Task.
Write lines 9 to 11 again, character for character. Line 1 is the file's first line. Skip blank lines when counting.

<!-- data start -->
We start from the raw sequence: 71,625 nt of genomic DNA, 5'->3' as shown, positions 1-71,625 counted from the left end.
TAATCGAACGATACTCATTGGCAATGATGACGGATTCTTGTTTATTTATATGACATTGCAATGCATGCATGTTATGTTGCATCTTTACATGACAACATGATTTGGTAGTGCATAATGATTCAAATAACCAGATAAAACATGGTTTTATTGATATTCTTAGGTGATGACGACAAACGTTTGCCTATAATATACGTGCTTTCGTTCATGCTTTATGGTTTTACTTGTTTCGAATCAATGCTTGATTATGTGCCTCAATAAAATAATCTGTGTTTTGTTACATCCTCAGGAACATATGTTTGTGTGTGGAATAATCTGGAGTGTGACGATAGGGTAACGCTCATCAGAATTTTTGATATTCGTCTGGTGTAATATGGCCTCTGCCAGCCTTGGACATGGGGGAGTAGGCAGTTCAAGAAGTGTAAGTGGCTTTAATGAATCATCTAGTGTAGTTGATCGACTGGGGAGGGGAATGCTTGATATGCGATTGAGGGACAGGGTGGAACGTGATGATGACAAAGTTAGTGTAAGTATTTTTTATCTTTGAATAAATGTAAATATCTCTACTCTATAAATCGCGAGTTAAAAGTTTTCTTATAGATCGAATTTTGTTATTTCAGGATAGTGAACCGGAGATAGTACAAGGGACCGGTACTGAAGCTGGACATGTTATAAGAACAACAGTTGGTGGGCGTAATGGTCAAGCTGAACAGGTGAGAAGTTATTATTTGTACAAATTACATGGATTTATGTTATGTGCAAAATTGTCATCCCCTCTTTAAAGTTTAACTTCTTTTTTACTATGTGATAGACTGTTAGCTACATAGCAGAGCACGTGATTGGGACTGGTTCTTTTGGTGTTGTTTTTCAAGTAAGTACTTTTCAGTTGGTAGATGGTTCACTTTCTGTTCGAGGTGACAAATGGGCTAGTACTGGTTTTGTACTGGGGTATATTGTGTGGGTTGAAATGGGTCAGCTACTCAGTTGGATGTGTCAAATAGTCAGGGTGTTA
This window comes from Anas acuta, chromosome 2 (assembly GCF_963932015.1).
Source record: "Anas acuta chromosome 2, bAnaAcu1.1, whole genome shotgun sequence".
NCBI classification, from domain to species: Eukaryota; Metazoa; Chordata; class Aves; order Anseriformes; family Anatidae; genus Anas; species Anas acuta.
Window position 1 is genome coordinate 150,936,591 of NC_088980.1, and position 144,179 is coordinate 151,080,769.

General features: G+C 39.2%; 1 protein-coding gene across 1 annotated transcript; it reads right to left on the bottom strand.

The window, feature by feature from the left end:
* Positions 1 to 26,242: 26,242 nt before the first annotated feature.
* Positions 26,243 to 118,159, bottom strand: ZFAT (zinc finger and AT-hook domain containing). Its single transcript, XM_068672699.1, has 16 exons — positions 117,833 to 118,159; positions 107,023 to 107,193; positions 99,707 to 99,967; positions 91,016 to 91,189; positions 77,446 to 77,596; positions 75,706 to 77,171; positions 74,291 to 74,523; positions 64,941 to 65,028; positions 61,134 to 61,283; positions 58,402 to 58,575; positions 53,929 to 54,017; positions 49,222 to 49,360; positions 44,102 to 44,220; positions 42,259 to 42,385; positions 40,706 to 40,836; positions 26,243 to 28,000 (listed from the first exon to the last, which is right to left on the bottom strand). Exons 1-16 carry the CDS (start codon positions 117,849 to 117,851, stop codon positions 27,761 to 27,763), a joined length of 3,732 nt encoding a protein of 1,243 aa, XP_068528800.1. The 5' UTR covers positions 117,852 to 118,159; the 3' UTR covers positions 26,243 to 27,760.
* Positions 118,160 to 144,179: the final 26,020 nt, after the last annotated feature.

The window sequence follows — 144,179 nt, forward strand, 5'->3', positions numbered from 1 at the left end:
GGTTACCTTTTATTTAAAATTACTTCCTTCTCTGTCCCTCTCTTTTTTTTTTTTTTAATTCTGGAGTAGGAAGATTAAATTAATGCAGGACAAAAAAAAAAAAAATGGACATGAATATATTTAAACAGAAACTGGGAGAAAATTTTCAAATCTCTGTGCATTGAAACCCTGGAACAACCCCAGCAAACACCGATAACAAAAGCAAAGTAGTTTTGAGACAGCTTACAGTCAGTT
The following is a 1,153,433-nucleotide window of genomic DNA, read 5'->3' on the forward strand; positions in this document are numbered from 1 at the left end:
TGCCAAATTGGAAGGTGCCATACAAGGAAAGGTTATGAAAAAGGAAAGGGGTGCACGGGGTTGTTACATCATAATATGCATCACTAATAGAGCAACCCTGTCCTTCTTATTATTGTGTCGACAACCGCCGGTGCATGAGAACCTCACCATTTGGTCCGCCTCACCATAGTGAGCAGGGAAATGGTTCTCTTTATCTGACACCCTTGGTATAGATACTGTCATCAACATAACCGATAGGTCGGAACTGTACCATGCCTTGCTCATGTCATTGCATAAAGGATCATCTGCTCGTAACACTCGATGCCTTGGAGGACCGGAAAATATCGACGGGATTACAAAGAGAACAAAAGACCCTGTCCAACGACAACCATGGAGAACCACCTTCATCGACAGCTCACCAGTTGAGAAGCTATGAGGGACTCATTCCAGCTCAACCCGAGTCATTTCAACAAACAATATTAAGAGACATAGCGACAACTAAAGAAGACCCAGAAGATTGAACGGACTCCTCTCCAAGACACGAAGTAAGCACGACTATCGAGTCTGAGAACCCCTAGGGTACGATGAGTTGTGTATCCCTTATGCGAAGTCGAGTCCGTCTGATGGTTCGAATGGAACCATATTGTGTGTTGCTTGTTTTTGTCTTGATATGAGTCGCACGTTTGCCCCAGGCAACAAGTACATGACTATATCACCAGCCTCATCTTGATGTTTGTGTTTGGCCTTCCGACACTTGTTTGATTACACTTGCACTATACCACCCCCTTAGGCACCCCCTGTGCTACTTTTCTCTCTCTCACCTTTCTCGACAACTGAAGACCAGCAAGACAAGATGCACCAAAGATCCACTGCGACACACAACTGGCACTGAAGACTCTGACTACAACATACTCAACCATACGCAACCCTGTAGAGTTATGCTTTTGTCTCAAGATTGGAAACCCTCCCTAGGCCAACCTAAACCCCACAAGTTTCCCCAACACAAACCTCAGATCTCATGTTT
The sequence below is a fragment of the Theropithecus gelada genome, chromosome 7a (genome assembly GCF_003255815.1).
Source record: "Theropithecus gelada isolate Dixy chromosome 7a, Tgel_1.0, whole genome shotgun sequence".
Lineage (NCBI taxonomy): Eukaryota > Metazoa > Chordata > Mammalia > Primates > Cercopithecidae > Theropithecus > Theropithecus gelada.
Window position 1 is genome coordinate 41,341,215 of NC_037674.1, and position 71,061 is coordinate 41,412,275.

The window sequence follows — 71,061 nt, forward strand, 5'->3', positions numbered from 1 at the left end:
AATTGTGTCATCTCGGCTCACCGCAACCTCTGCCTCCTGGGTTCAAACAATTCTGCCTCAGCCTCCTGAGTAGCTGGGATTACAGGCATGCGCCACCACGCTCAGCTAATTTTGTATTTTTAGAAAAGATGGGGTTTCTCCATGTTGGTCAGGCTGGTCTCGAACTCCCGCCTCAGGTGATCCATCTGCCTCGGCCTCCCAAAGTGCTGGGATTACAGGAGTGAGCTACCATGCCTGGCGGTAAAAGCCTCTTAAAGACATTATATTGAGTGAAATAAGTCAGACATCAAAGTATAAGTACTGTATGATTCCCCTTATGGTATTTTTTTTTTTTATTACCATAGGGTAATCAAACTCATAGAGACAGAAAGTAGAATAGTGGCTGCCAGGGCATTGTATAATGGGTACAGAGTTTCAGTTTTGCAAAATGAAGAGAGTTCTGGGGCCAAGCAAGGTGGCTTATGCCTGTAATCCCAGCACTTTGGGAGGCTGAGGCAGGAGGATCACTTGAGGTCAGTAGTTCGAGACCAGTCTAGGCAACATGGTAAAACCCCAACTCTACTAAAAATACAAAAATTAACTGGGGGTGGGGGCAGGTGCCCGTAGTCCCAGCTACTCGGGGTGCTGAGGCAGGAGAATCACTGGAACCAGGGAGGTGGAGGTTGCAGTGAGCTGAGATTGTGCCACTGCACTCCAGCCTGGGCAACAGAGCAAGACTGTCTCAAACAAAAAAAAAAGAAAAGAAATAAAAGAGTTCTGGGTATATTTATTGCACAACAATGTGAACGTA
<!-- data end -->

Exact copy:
* Positions 1 to 26,242: 26,242 nt before the first annotated feature.
* Positions 26,243 to 118,159, bottom strand: ZFAT (zinc finger and AT-hook domain containing). Its single transcript, XM_068672699.1, has 16 exons — positions 117,833 to 118,159; positions 107,023 to 107,193; positions 99,707 to 99,967; positions 91,016 to 91,189; positions 77,446 to 77,596; positions 75,706 to 77,171; positions 74,291 to 74,523; positions 64,941 to 65,028; positions 61,134 to 61,283; positions 58,402 to 58,575; positions 53,929 to 54,017; positions 49,222 to 49,360; positions 44,102 to 44,220; positions 42,259 to 42,385; positions 40,706 to 40,836; positions 26,243 to 28,000 (listed from the first exon to the last, which is right to left on the bottom strand). Exons 1-16 carry the CDS (start codon positions 117,849 to 117,851, stop codon positions 27,761 to 27,763), a joined length of 3,732 nt encoding a protein of 1,243 aa, XP_068528800.1. The 5' UTR covers positions 117,852 to 118,159; the 3' UTR covers positions 26,243 to 27,760.
* Positions 118,160 to 144,179: the final 26,020 nt, after the last annotated feature.